Foot dystonia (FD) is a disabling condition causing pain, spasm and difficulty in walking. We treated fourteen (14) adult patients experiencing FD with onabotulinum toxin A injection into the dystonic foot muscles. We analyzed the spatiotemporal gait utilizing the GaitRite system pre-and 3 weeks post-botulinum toxin injection along with measuring dystonia by the Fahn–Marsden Dystonia Scale (FMDS), pain by the Visual Analog Scale (VAS) and other lower limb functional outcomes such as gait velocity, the Berg Balance Scale (BBS), the Unified Parkinson’s Disease Rating Scale–Lower Limb Score (UPDRS–LL), the Timed Up and Go (TUG) test and the Goal Attainment Scale (GAS). We found that stride length increased significantly in both the affected (p = 0.02) and unaffected leg (p = 0.01) after treatment, and the improvement in stride length was roughly the same in each leg. Similar results were found for step length (p = 0.02) with improvement in the step length differential (p = 0.01). The improvements in the lower limb functional outcomes were also significant—FMDS, VAS, TUG, and UPDRS–LL decreased significantly after treatment (all p < 0.001), and BBS (p = 0.001), GAS (p < 0.001) except cadence (p = 0.37). BT injection improved walking in foot dystonia as evidenced through gait analysis, pain and lower limb functional outcomes. Main study limitations were small sample size and lack of control.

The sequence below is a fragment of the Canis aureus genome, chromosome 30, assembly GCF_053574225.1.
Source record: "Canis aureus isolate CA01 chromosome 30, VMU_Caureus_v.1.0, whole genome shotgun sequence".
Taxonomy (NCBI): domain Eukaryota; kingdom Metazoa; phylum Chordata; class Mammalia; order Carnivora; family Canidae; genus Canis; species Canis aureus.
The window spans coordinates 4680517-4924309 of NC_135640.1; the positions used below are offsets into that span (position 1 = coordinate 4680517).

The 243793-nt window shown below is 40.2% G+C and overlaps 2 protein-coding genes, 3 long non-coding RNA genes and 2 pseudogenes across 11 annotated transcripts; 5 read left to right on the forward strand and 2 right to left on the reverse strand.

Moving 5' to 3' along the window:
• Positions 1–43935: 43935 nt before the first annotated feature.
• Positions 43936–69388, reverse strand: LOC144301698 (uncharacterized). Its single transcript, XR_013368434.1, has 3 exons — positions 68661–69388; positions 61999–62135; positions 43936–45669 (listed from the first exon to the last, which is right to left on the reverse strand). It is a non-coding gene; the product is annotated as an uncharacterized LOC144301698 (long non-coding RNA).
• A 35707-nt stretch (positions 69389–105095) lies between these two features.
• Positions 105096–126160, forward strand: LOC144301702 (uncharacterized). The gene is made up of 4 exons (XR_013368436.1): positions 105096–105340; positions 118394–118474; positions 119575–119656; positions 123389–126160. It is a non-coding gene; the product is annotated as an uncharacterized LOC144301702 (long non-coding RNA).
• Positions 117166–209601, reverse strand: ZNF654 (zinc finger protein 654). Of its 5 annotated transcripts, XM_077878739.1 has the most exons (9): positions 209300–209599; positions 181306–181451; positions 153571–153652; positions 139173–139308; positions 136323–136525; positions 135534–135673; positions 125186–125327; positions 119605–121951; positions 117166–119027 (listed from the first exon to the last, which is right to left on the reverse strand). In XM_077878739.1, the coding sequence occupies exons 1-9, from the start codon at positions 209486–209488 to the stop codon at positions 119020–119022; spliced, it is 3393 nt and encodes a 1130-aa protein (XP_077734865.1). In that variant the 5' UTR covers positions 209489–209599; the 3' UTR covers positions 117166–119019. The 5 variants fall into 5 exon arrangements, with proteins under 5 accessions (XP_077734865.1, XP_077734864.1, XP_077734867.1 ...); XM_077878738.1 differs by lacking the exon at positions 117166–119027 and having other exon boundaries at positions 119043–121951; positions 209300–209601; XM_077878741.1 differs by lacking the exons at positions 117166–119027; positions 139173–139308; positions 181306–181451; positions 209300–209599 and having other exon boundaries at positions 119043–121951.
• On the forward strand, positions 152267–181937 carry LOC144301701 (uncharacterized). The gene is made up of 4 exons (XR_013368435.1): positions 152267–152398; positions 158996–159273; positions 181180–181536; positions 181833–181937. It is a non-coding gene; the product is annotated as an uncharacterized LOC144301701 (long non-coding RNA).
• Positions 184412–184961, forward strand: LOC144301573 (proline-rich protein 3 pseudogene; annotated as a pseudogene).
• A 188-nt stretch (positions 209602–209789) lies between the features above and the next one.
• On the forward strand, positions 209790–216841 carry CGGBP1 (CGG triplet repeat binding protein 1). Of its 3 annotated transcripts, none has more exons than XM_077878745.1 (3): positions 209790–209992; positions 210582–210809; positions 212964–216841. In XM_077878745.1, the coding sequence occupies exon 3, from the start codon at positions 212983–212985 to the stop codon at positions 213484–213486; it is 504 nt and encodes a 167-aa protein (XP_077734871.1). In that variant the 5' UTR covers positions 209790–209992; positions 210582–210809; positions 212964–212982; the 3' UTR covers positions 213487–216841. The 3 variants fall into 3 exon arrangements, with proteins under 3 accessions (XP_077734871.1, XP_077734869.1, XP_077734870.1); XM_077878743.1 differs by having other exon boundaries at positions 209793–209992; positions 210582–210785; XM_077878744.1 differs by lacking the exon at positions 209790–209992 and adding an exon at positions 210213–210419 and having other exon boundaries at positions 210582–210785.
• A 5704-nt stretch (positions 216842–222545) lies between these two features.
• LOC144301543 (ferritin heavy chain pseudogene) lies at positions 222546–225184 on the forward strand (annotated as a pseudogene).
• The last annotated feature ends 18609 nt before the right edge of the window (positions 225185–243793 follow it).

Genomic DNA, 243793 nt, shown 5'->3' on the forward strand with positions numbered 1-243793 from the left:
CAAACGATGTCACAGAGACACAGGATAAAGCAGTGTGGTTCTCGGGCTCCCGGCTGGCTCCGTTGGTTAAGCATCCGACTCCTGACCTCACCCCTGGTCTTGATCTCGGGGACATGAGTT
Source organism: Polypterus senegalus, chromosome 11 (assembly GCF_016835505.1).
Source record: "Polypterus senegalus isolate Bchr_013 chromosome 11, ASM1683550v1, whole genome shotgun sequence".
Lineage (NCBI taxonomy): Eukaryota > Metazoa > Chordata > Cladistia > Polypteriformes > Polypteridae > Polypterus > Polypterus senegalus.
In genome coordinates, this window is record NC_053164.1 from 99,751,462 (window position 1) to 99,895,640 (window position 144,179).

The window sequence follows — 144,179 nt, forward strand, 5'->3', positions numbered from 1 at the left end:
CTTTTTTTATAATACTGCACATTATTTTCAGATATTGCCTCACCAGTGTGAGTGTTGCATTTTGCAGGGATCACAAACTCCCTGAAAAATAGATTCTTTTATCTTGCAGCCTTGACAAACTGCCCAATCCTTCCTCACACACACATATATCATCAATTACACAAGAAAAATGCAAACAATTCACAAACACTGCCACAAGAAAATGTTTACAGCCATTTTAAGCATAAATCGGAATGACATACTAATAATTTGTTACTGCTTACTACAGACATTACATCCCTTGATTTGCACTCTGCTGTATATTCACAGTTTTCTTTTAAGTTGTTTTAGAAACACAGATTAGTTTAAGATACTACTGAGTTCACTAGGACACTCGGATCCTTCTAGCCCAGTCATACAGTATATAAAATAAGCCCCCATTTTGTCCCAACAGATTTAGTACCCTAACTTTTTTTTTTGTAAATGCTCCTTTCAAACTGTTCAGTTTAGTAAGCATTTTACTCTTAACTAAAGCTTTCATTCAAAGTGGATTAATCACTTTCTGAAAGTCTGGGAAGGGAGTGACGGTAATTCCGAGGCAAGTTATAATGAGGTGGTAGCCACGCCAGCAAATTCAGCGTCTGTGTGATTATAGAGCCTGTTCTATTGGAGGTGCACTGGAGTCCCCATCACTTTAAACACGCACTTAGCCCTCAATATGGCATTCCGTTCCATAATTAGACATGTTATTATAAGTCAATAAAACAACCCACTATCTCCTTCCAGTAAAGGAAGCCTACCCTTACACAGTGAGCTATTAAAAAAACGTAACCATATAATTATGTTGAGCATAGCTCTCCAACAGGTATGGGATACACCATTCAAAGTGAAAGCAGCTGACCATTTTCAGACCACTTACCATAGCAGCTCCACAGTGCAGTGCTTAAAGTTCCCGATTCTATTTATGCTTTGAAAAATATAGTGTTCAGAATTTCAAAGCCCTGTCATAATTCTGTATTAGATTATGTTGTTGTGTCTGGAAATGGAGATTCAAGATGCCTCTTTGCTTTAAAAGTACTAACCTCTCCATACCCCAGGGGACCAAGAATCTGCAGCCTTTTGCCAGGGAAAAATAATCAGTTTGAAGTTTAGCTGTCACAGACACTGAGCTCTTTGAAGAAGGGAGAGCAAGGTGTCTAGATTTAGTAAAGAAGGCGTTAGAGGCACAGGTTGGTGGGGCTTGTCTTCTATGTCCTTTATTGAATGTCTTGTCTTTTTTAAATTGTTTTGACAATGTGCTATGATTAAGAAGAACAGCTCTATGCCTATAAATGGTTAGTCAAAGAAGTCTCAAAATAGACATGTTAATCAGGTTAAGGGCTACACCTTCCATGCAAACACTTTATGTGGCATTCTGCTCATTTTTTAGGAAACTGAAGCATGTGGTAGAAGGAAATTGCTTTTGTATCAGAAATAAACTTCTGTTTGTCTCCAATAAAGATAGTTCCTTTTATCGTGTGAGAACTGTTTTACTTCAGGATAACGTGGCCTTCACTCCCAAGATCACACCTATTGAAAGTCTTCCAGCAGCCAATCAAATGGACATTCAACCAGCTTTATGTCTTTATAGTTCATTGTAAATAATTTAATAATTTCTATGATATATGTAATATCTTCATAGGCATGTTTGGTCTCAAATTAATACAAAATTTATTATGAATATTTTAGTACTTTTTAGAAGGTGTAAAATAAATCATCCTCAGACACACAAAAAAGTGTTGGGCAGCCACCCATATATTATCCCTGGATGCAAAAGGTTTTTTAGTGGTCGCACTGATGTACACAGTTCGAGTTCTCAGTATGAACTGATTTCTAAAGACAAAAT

- Botulinum toxin
- Foot dystonia
- Gait analysis
ASJC Scopus subject areas
- Health, Toxicology and Mutagenesis